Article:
Overcoming Trauma

All of our snow programs hold pre-program orientation sessions for our volunteers, snowboard instructors, and agency leaders (representatives from partner agencies that participate in the program with their youth). These sessions cover risk management, program schedules, goals, logistics, and all other details related to the upcoming program season. They are intense sessions that highlight the incredible amount of work that goes into delivering Chill programs and ensuring the best possible experience for our participants.

I had the pleasure of attending the Chill Burlington orientation at Bolton Valley Resort last night which included individuals from our Stowe Mountain Resort program as well. Over thirty of us spent an hour under the lights in small groups learning from the awesome Bolton instructors, and then we convened in their sports center to run through the orientation presented by Chill team members Zack and Bailey.

Zack asked the group to share a little information about their agencies and talk a little bit about what challenges their youth typically face. One word was mentioned more than any other: trauma. Trauma borne from abuse or family issues or state custody or a hundred other reasons. The result of all of this trauma was the need for treatment of emotional and behavioral issues, drug abuse, alternative education for learning challenges, and many other obstacles.

I addressed the group and told them that we want, and need, to hear about the short-term impacts that the Chill program has on their youth. Maybe as a result of attending Chill their youth have an incident free day in their treatment program, or a more productive than usual week in their treatment progress. Maybe their participant has a positive interaction with a peer in the Chill program that is unexpected or unique. I made it clear to the group that Chill understands that short-term impacts as a result of our program are important inputs and contributors into their youth’s overall treatment and personal growth progression.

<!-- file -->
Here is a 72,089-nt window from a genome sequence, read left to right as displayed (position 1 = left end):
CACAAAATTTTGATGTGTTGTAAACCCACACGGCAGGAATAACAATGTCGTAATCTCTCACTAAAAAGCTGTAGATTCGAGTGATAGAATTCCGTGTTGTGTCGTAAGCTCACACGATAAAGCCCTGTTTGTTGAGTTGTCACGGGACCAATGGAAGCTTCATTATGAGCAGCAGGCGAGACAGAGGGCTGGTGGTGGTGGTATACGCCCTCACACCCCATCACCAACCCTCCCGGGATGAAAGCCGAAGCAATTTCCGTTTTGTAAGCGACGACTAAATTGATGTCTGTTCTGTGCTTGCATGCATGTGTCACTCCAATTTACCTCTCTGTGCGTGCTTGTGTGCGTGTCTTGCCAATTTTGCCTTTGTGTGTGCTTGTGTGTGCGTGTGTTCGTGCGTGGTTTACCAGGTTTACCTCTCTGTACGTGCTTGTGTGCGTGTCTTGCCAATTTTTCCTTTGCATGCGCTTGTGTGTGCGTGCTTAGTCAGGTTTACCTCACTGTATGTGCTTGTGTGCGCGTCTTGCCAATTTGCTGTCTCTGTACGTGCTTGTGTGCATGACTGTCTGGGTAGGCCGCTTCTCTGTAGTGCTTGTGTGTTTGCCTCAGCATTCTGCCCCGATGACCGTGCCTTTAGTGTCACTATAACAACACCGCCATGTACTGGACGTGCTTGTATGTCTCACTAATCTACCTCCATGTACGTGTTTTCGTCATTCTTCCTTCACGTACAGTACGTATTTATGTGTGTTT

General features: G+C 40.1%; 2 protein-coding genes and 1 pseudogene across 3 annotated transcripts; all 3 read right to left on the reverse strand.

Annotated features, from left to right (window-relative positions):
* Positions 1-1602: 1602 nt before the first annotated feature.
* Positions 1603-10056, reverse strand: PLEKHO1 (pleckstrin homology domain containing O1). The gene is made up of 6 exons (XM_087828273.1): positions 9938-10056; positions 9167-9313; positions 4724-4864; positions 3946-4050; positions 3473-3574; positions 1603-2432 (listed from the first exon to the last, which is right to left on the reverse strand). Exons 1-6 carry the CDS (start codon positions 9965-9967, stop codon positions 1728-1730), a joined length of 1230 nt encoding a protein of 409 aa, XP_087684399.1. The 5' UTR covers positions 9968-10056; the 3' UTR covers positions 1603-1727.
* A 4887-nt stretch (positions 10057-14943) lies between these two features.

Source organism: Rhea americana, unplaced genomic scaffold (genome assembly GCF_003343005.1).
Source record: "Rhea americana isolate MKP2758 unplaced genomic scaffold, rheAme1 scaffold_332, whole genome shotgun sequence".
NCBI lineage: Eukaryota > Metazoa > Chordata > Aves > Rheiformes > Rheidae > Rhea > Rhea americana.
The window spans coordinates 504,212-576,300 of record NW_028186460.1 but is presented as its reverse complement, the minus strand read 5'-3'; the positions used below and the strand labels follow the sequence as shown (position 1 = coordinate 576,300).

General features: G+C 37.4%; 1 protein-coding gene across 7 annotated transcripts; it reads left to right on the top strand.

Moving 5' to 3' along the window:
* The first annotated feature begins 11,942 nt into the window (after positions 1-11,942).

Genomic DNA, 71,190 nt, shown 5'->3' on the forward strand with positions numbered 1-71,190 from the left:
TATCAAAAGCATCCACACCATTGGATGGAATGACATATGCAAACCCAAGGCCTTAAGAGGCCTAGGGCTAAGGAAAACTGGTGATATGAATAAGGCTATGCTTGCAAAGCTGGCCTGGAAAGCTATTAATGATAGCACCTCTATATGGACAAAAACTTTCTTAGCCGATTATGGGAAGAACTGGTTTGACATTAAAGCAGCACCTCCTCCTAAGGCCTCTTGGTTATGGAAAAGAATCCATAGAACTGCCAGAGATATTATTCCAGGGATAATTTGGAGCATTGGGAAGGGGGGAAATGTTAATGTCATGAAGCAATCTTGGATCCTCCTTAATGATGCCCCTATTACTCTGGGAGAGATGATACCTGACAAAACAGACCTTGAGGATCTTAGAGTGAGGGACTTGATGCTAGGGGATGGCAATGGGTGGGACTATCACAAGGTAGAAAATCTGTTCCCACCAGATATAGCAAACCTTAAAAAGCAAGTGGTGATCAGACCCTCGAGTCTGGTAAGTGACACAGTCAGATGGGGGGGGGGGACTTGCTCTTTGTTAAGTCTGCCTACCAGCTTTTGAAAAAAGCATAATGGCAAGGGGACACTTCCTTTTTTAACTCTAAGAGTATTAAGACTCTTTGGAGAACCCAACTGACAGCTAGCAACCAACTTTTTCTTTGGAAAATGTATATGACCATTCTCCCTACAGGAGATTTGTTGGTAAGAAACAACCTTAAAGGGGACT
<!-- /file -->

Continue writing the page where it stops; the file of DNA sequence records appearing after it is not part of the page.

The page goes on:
Late last night after the orientation I received an email from one of the agency leaders that attended the event. She said, “Thank you so much for acknowledging that treatment is a process and making it clear that you and Chill really understand the kids we’re working with. We had a donor refuse to donate to our program because we didn’t have “long-term” evidence of impacts for the kids we serve. Long-term for some of our kids is one week, maybe one month. Many of the kids we work with require daily interventions to keep them safe and heading in the right direction. The Chill program is an amazing asset that helps us inject hope and confidence into these kid’s lives. Do you know how valuable that is? Thank you for everything Chill does. I hope your donors understand the integral role your program plays in helping kids that desperately need support!”

Chill’s donors do understand Chill’s impact and our unique role in the lives of nearly 2,000 youth annually. We know that Chill’s program is effective and impactful – every study and every evaluation shows that our unique approach to positive youth development contributes to our participant’s emotional and physical progression. We also know that for many of the youth we serve progression is measured in minutes and hours, not even days and weeks. Our hope is that those intervals become wider and wider until we’re talking about years and decades. Working together with our agencies, and supported by our donors, we’ll get there.

Lauren Madden